Author: Justin Schmid

Content Marketing Specialist


The final deadline for implementing Electronic Logging Devices is approaching. Along with it, we’re also seeing questions about AOBRD versus ELD solutions. That’s no surprise, considering that the highly regulated trucking business is often a big serving of technical terms and acronyms.

Let’s make sense of the AOBRD (automatic onboard recording device) versus ELD (Electronic Logging Device) question and offer some insights about what to expect with the upcoming deadline.

Don’t They Do the Same Thing?

If you want to get technical, an ELD really is a type of AOBRD. While that’s also true of an Electronic On-Board Recorder, that’s not a term we hear very often.

The Federal Motor Carrier Safety Administration has resources that explore the technical specifics. In a nutshell, ELDs have more capabilities and are more automated than AOBRDs. For example, AOBRDs record miles driven, date and time, speed and engine use. And ELDs add to the capabilities with data such as total engine hours, location, engine power, and vehicle motion.

Also, ELDs transfer data automatically and can handle more self-diagnostics.

ELD Puts Drivers in Control

There’s another aspect to the AOBRD versus ELD conversation: ELDs are built with the intent of giving drivers more control over their logs. They’ll be able to correct information as-needed to ensure the most accurate tracking.

The videos below dives into ELD functionality. ELD expert John Gaither breaks the issue down so that organizations, drivers and fleet managers can understand why AOBRDs are making way for new technology.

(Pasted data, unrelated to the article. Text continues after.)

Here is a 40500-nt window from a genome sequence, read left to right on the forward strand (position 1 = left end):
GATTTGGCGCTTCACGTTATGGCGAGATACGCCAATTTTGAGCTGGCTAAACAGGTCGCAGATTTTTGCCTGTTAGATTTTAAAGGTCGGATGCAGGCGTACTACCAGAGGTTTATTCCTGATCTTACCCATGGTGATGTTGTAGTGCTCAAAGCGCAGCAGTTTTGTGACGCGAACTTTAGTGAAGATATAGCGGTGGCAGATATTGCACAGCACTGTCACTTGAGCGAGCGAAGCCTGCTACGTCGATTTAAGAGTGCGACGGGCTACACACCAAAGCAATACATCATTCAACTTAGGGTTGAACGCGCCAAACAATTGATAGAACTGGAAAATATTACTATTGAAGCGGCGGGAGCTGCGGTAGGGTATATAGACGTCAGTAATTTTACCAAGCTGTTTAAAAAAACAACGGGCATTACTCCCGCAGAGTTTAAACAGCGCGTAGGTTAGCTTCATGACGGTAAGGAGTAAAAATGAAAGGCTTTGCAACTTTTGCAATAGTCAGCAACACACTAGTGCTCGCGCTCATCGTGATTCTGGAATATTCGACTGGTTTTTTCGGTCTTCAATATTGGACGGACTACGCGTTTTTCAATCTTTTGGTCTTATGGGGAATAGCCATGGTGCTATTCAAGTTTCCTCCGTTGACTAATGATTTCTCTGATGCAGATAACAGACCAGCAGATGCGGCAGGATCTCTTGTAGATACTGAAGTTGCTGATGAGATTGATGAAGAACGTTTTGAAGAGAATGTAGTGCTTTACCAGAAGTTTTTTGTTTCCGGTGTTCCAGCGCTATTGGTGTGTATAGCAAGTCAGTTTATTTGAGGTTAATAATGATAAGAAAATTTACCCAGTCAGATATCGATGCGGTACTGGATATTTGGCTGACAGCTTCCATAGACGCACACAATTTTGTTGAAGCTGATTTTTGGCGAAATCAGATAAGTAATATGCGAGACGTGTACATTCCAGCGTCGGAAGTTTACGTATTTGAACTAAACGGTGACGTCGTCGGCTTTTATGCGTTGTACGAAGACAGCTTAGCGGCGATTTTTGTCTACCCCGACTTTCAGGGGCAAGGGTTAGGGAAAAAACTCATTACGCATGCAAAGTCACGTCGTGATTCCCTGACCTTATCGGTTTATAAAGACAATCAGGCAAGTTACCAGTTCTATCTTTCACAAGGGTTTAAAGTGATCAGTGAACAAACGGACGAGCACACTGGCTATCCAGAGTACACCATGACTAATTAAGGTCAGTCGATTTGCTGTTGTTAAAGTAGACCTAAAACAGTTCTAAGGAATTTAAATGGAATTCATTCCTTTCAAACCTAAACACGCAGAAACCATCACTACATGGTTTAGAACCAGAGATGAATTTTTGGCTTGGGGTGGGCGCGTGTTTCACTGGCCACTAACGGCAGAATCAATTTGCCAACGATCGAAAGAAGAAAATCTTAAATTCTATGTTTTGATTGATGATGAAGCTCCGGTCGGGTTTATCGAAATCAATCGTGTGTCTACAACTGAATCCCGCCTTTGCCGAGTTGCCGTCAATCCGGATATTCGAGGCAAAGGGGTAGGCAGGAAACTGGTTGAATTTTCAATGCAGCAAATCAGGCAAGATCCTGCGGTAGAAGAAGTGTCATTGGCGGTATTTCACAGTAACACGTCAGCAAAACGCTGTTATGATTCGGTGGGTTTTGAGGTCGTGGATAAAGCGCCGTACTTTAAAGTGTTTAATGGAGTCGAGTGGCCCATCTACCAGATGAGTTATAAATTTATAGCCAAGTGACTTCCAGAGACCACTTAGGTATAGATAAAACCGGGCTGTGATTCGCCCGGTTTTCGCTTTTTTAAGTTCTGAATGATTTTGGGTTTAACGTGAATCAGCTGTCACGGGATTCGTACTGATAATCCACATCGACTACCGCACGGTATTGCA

AOBRDs Versus ELDs: Your Questions Answered

As our ELD expert, John Gaither has fielded just about every ELD-related question. In these videos, he’ll answer some of the most-common questions – starting with John’s Top 3 tips for transitioning to ELDs.

Next, John discusses some of the real differences between AOBRDs and ELDs. 

The final video offers John’s thoughts about what he’s learned from helping organizations meet the previous ELD deadline.

Most Companies and Drivers are Already Onboard

According to surveys by Overdrive and Commercial Carrier Journal, 30% of respondents are still using legacy AOBRDs. About 11% percent of those are in transition and using both.

That leaves a major portion of the industry moving inexorably toward Dec. 17, 2019. And the longer they wait, the greater the odds of a bumpy transition. They’ll have to cram installation and training into a shorter timeframe, which may also stretch the resources of device providers.

If you want to avoid the last-minute rush in switching to ELDs and are curious about how our ELD solution differs from the rest of the market, please visit our HOS/ELD page to see how we can help.


Engage your fleet with GPS Insight.

Engage your fleet with GPS Insight.